The New York metropolitan area is home to the largest and most prominent ethnic Chinese population outside of Asia, hosting Chinese populations representing all 34 provincial-level administrative units of China   and constituting the largest metropolitan Asian American group in the United States as well as the largest Asian-national metropolitan diaspora in the Western Hemisphere. The Chinese American population of the New York City metropolitan area was an estimated , as of The Chinese American community in the New York metropolitan area is rising rapidly in population as well as economic and political influence. Continuing significant immigration from Mainland China  has spurred the ongoing rise of the Chinese population in the New York metropolitan area; this immigration and its accompanying growth in the impact of the Chinese presence continue to be fueled by New York's status as an alpha global city , its high population density , its extensive mass transit system, and the New York metropolitan area's enormous economic marketplace. Among the earliest documented arrivals of Chinese immigrants in New York City were of "sailors and peddlers" in the s and again in , when three students arrived to continue their education in the U.
Chinese Consolidated Benevolent Association
This article contains a list of the Chinatowns , which are either officially designated neighborhoods or historically important, in the United States. Historically speaking, many of these Chinatowns were formed in the s Chinese diaspora and have served as ethnic Chinese enclaves. Chinatowns in the United States have historically been located in the "big cities" such as New York City, San Francisco, Boston, Philadelphia, Los Angeles, and Chicago and existed initially as enclaves that ease transition into the American culture. The earliest Chinatowns tended to be on the west coast while the newer ones are being built in lesser profile cities as opportunities shift. As the migration trends toward returning to China, many Chinatowns, especially smaller ones like the one in Washington DC, begin to lose their initial mission. Today, many urban Chinatowns in the United States are becoming visitor centers rather than serving as the ethnic enclaves they once were, although the rapidly growing satellite New York City Chinatowns in the boroughs of Queens and Brooklyn on Long Island represent a stark exception to this trend in North America, fueled by continuing robust levels of large-scale immigration from mainland China specifically directed toward New York.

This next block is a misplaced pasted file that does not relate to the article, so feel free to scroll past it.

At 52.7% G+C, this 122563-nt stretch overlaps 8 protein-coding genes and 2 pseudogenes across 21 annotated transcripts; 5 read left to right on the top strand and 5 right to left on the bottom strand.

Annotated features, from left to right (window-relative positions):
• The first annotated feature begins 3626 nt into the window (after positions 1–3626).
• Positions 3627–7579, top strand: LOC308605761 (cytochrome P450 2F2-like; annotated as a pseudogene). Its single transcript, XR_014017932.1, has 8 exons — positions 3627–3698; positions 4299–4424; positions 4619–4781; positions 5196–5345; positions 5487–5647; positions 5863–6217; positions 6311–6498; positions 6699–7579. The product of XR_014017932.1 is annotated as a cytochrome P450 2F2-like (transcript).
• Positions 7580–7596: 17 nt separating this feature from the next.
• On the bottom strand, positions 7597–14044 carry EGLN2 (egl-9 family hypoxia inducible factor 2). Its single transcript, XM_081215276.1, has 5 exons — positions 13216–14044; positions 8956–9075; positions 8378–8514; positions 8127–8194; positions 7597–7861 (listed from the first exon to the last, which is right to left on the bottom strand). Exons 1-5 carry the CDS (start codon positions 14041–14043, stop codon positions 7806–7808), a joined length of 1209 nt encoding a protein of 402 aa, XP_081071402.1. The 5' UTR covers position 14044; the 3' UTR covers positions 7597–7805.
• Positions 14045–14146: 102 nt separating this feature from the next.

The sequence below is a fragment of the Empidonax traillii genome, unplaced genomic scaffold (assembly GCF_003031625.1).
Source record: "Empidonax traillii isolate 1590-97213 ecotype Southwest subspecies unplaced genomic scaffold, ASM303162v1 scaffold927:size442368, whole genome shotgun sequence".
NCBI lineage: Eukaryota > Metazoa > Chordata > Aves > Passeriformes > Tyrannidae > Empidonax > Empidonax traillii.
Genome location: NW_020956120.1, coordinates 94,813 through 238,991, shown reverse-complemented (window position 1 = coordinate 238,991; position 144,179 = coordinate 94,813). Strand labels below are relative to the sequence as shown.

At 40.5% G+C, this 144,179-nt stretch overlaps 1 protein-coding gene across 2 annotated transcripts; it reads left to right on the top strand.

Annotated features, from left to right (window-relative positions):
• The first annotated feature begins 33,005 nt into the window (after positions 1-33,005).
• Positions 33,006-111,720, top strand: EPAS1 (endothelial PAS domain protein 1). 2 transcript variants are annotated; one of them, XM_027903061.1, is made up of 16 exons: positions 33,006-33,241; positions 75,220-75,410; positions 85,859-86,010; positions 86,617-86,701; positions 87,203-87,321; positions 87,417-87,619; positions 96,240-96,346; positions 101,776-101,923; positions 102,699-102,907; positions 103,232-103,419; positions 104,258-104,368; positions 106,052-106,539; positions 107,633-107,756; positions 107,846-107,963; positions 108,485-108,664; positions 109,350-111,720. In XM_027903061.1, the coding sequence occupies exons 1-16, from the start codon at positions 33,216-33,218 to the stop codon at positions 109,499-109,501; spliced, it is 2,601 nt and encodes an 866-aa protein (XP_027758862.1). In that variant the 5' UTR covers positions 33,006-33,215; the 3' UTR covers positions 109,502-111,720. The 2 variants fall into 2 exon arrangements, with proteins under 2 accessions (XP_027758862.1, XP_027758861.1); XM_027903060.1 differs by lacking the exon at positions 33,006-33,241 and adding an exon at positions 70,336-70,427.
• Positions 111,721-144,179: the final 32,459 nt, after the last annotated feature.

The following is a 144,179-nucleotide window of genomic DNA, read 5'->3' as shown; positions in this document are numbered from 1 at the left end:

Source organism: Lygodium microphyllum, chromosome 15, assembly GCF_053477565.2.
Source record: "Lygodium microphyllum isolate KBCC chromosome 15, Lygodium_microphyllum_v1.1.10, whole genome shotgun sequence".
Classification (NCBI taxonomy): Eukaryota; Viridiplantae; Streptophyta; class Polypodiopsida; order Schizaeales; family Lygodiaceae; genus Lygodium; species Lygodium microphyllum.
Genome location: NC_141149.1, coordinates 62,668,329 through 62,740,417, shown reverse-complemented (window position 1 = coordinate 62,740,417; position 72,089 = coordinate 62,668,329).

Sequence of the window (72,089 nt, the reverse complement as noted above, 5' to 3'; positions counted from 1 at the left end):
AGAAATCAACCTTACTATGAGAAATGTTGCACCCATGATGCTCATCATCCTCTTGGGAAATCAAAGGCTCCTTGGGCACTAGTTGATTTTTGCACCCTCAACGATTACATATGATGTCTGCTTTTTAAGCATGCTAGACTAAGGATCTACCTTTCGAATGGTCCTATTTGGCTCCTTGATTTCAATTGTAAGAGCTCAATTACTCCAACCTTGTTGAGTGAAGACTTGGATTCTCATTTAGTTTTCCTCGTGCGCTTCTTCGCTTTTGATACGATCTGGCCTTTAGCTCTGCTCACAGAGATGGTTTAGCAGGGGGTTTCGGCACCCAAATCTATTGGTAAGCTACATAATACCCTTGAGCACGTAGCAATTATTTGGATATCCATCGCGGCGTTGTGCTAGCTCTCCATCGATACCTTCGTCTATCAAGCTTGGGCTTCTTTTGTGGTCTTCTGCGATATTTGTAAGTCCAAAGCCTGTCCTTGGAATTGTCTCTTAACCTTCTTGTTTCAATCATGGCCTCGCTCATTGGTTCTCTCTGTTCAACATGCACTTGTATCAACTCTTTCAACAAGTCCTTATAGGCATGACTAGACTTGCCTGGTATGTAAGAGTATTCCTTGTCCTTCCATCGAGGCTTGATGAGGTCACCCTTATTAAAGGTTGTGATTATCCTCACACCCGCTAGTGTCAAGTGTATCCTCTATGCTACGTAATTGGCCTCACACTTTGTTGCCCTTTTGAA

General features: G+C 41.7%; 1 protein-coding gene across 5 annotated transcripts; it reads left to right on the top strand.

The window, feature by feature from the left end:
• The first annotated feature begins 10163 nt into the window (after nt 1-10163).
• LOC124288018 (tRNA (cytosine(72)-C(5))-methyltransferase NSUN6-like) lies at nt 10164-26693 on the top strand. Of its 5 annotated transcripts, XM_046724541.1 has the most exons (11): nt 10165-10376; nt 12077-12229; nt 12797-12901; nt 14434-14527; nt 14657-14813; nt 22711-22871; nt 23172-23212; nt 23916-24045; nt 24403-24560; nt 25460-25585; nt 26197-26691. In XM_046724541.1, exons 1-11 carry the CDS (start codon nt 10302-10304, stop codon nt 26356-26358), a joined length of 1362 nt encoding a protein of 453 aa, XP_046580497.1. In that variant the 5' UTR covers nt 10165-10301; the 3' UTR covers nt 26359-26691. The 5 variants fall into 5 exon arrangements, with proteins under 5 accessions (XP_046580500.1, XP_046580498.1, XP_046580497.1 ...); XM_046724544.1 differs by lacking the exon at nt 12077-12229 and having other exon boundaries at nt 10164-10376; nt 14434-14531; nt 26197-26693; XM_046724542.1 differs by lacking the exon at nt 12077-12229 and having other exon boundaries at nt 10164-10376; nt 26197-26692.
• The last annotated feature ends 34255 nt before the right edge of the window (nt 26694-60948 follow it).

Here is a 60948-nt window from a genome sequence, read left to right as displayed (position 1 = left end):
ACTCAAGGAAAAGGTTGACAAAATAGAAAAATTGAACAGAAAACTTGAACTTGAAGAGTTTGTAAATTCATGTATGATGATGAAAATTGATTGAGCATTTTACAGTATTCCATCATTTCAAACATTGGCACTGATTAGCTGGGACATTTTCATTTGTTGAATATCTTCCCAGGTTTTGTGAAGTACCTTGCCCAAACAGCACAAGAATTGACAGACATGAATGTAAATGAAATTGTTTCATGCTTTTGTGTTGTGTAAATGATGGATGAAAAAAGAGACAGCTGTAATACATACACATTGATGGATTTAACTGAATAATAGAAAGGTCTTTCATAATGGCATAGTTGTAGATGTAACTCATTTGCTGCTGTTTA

Chinatowns in the United States
But what it will help you get is some perspective -- because dating in NYC isn't like dating anywhere else in the country. So if you're struggling, just know it isn't you. It's NYC. Or someone to call "babe" every Sunday morning at brunch at The Smith.
Fabiana Sala is a New York City-based photographer whose work focuses on the relationships and interactions among people living in the city. Her ongoing project, About Love, chronicles her personal experiences navigating the world of online dating. BuzzFeed News spoke with Sala on the meaning behind these images and how the project developed for her.